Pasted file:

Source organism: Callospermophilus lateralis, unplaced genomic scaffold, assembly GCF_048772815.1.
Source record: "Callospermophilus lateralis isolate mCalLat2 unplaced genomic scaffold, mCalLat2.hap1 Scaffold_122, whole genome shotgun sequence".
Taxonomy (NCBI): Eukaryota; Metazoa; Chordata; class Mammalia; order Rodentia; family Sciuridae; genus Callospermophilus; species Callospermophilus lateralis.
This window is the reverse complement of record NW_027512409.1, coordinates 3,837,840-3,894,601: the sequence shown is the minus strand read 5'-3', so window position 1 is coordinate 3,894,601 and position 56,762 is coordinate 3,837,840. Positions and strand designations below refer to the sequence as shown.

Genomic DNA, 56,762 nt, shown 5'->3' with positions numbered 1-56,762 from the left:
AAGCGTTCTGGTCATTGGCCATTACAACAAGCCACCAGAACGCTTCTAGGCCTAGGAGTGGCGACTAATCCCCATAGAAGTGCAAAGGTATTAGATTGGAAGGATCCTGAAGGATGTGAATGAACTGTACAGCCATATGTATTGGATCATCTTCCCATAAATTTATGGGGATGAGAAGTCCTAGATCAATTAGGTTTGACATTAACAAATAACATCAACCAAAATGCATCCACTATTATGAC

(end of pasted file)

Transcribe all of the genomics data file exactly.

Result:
Source organism: Callospermophilus lateralis, unplaced genomic scaffold, assembly GCF_048772815.1.
Source record: "Callospermophilus lateralis isolate mCalLat2 unplaced genomic scaffold, mCalLat2.hap1 Scaffold_122, whole genome shotgun sequence".
Taxonomy (NCBI): Eukaryota; Metazoa; Chordata; class Mammalia; order Rodentia; family Sciuridae; genus Callospermophilus; species Callospermophilus lateralis.
This window is the reverse complement of record NW_027512409.1, coordinates 3,837,840-3,894,601: the sequence shown is the minus strand read 5'-3', so window position 1 is coordinate 3,894,601 and position 56,762 is coordinate 3,837,840. Positions and strand designations below refer to the sequence as shown.

Genomic DNA, 56,762 nt, shown 5'->3' with positions numbered 1-56,762 from the left:
AAGCGTTCTGGTCATTGGCCATTACAACAAGCCACCAGAACGCTTCTAGGCCTAGGAGTGGCGACTAATCCCCATAGAAGTGCAAAGGTATTAGATTGGAAGGATCCTGAAGGATGTGAATGAACTGTACAGCCATATGTATTGGATCATCTTCCCATAAATTTATGGGGATGAGAAGTCCTAGATCAATTAGGTTTGACATTAACAAATAACATCAACCAAAATGCATCCACTATTATGAC